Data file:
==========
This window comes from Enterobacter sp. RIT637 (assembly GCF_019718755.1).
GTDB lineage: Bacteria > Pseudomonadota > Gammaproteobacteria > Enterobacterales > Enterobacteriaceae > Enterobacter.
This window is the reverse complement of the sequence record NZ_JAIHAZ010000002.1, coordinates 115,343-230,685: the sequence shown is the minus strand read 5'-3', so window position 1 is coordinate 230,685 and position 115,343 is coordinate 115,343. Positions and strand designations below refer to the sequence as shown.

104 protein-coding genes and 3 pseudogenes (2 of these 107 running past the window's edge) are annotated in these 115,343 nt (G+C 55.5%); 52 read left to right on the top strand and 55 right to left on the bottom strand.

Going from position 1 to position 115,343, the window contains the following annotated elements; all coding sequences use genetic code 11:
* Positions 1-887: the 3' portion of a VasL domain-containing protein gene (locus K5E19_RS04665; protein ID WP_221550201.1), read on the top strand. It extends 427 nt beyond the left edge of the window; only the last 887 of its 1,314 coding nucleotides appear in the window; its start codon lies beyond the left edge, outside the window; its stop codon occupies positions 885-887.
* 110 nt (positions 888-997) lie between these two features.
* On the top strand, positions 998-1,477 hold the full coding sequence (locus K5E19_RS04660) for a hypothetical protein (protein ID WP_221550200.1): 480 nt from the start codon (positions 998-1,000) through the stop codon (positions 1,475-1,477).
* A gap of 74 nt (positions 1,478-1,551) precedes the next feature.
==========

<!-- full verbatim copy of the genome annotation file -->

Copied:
This window comes from Enterobacter sp. RIT637 (assembly GCF_019718755.1).
GTDB lineage: Bacteria > Pseudomonadota > Gammaproteobacteria > Enterobacterales > Enterobacteriaceae > Enterobacter.
This window is the reverse complement of the sequence record NZ_JAIHAZ010000002.1, coordinates 115,343-230,685: the sequence shown is the minus strand read 5'-3', so window position 1 is coordinate 230,685 and position 115,343 is coordinate 115,343. Positions and strand designations below refer to the sequence as shown.

104 protein-coding genes and 3 pseudogenes (2 of these 107 running past the window's edge) are annotated in these 115,343 nt (G+C 55.5%); 52 read left to right on the top strand and 55 right to left on the bottom strand.

Going from position 1 to position 115,343, the window contains the following annotated elements; all coding sequences use genetic code 11:
* Positions 1-887: the 3' portion of a VasL domain-containing protein gene (locus K5E19_RS04665; protein ID WP_221550201.1), read on the top strand. It extends 427 nt beyond the left edge of the window; only the last 887 of its 1,314 coding nucleotides appear in the window; its start codon lies beyond the left edge, outside the window; its stop codon occupies positions 885-887.
* 110 nt (positions 888-997) lie between these two features.
* On the top strand, positions 998-1,477 hold the full coding sequence (locus K5E19_RS04660) for a hypothetical protein (protein ID WP_221550200.1): 480 nt from the start codon (positions 998-1,000) through the stop codon (positions 1,475-1,477).
* A gap of 74 nt (positions 1,478-1,551) precedes the next feature.